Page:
The design and functionality of the HandyDrive external hard drive are as basic as they come -- you don't get extra features like a ruggedised chassis or automatic data backups -- but Fujitsu has put extra effort into offering quick data transfers. With a greater focus on utility than extra features, the HandyDrive should suit casual users who simply need more storage space than an internal disk can offer.
Fujitsu offers the HandyDrive in 250GB (£45), 320GB (£55), 400GB (£60) and 500GB (£70) capacities.
Design and features
The HandyDrive should consider itself lucky that it achieved fast benchmark scores, because it certainly couldn't get by on looks alone, with its bland design and unfortunate lack of colour options. The HandyDrive closely resembles the Seagate FreeAgent Go in size and shape, with a downturned curve toward the base. The device is of average size for an external hard drive, measuring 81mm by 142mm by 22mm.
Inside, the 2.5-inch hard-disk drive is encased by a shiny black plastic enclosure that protects it from impact using a 'shock-endurance mechanism'. Be forewarned that its skin isn't nearly as tough as that of the Iomega eGo Camo, for example, but the outer layer of plastic certainly feels durable enough to withstand a short drop or the random bumps that occur during day-to-day transportation. At the same time, we don't recommend intentionally abusing it to test this theory.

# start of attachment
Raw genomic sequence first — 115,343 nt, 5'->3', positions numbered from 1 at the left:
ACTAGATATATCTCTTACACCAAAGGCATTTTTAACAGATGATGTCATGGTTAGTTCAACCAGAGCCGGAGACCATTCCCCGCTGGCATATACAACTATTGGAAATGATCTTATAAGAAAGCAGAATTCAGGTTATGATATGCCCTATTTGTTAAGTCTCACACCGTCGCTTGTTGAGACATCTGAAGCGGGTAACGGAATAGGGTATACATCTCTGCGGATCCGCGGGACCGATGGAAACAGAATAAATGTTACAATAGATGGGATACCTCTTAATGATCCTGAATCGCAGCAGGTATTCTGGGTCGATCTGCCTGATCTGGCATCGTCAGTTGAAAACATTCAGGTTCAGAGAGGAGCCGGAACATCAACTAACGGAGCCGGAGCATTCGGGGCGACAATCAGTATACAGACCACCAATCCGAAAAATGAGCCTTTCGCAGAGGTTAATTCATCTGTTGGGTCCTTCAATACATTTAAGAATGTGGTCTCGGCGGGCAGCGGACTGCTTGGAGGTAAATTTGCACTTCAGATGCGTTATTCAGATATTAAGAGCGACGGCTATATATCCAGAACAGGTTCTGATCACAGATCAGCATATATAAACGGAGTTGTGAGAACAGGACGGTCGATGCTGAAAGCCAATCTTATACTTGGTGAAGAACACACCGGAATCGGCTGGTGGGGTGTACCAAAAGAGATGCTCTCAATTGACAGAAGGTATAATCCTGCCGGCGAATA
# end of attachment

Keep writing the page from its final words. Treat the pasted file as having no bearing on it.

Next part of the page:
The HandyDrive uses a USB 2.0 interface to connect to your computer and power itself. In the event that your laptop doesn't provide enough juice to the USB bus, the top of the drive also features a port for mains power, although no plug is included in the package.
The drive does, however, come bundled with the full versions of several software programs that make it easier to organise, back up and password-protect your data. Most notable is Acronis True Image Personal HDD, which lets you create mirrored images of your data and copy it to several computers at once. We played around with scheduled backups and the easy-setup tool and found the processes involved simple and intuitive. We especially like the clever 'secure zone' feature that hides images on the disk for restoring sensitive data.
The HandyDrive transferred our 10GB of data back and forth almost as quickly as the Transcend StoreJet 25 mobile. The read times are almost identical, at 27.94MBps for the HandyDrive and 27.52MBps for the 25 mobile, and the write times differ only by about 2MBps, as you can see in the chart below. With such a small discrepancy between the two hard drives, you're not going to notice a drastic difference.
(Longer bars indicate better performance)
|Read (MBps)||Write (MBps)|
The Fujitsu HandyDrive isn't the most beautiful external hard drive we've ever seen, but it's inexpensive and transfers data quickly. It's a good piece of kit.
Additional editing by Charles Kloet